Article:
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Kizuna: Nikkei Stories from the 2011 Japan Earthquake & Tsunami

The Wave In the Harbor

Tsunami—the wave in the harbor. Isn’t that curious and amazing…that the kanji for such a devastating event is 津浪, “wave in the harbor”?

We don’t normally visualize a wave being thirty feet high, curling above us—tall as a skyscraper—smashing down on us and obliterating everything beneath it. The waves I experienced at the beaches in Los Angeles before the war [World War II] were benign and soothing. They caressed my body with bubbles and seaweed. They foamed up on my toes and with a gentle swoop, sucked the breaking edges back into the water.

When I recall those Sundays at the beach, the waves posed no parents kept an eye on the sky (“Was it threatening?” “Was it going to rain?”) and canceled the outing if it portended foul weather. “Oh, we’ll visit the Koizumi’s instead” and off we’d go to see the family with the older daughter who would write greetings for me in flowing hiragana in my autograph book. What happened to that book?

What happened to all the books caught in the menacing storm in Fukushima last month? I watched a video of the advance of the crashing waves into the streets, forcing cars, telephone poles, furniture—anything in its path—engulfing it all. Then I wondered about those books, the diaries, love letters, newspapers, magazines…all those typed and handwritten missives. Have they disappeared? Are they gone forever?

But, no, all these words, all these sentences emerged from the brains of people and those who survived, those of us who survived, can write on. We can continue to write. We will write poems and stories and letters. We will write in the spirit of those who perished in the terrible waves. We will write because there is eternal hope and the whole world is praying for the people of Fukushima and Japan.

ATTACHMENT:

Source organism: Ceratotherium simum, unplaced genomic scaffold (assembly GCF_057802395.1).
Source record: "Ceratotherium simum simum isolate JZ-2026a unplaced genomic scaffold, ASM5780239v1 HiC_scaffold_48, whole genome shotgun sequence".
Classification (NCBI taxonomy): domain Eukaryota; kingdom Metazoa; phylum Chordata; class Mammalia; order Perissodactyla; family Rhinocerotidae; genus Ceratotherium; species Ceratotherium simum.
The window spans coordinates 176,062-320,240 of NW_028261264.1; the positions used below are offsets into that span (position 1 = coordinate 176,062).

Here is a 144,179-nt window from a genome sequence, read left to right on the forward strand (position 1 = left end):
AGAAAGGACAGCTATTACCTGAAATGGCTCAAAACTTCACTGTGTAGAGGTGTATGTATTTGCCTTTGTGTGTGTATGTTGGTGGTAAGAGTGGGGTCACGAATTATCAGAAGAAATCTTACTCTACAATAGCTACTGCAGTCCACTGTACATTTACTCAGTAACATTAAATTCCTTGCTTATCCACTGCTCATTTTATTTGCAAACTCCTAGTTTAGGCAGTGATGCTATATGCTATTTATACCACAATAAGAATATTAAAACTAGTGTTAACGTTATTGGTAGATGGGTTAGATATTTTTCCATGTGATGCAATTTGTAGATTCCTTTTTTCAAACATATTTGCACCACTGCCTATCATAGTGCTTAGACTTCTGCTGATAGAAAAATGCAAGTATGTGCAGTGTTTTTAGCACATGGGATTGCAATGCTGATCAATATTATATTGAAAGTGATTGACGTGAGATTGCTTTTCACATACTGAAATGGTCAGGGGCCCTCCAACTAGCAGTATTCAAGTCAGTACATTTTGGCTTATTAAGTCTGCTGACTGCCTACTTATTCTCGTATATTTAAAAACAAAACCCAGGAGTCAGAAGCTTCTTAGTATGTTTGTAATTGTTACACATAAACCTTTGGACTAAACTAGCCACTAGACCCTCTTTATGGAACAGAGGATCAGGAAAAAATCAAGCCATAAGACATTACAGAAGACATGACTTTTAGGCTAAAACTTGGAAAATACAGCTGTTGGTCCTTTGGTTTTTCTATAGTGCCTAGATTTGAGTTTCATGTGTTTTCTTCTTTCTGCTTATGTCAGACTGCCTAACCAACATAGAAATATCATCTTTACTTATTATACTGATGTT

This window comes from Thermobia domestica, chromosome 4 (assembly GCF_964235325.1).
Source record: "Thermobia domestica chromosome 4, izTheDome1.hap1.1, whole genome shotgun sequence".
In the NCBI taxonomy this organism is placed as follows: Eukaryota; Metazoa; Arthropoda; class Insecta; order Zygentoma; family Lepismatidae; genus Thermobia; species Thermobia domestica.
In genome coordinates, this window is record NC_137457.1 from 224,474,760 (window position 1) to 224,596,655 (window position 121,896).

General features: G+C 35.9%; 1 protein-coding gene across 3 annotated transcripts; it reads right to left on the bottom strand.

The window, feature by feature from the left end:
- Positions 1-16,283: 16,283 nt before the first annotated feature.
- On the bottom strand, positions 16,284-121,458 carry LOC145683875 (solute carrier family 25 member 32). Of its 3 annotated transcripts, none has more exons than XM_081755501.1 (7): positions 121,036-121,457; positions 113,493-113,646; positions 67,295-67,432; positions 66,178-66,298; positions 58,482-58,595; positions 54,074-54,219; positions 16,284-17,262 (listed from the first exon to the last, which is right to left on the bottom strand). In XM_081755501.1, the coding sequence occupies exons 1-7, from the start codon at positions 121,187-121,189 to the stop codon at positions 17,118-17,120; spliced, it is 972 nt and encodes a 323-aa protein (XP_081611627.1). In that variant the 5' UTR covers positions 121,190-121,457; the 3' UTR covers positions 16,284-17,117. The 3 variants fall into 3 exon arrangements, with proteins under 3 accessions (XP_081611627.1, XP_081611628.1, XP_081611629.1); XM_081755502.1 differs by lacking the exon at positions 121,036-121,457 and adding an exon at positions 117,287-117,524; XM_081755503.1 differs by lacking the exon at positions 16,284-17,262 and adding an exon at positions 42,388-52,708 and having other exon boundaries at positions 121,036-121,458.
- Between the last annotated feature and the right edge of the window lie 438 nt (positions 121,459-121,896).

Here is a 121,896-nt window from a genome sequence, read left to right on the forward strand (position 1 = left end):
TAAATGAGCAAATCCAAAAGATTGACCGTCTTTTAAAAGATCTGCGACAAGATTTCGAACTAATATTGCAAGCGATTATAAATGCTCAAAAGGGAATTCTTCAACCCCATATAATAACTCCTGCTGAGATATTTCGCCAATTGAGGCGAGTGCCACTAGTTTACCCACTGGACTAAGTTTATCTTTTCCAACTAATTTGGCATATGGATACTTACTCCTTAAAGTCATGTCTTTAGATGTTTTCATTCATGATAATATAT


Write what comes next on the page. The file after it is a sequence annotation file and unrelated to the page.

This is my prayer, written from my heart. Only a few sentences. May they bring peace and comfort to all the stricken, the survivors, and the helping angels.

© 2011 Lily Yuriko Nakai Havey


About this series

In Japanese, kizuna means strong emotional bonds.

This series shares stories about Nikkei individual and/or community reaction and perspectives on the Great Tohoku Kanto earthquake on March 11, 2011 and the resulting tsunami and other impacts—either about supporting relief efforts or how what has happened has affected them and their feeling of connection to Japan.

If you would like to share your reactions, please see the “Submit an Article” page for general submission guidelines. We welcome submissions in English, Japanese, Spanish, and/or Portuguese, and are seeking diverse stories from around the world.

We hope that these stories bring some comfort to those affected in Japan and around the world, and that this will become like a time capsule of responses and perspectives from our global Nima-kai community for the future.

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There are many organizations and relief funds established around the world providing support for Japan. Follow us on Twitter @discovernikkei for info on Nikkei relief efforts, or check the Events section. If you’re posting a Japan relief fundraising event, please add the tag “JPquake2011” to make it appear on the list of earthquake relief events.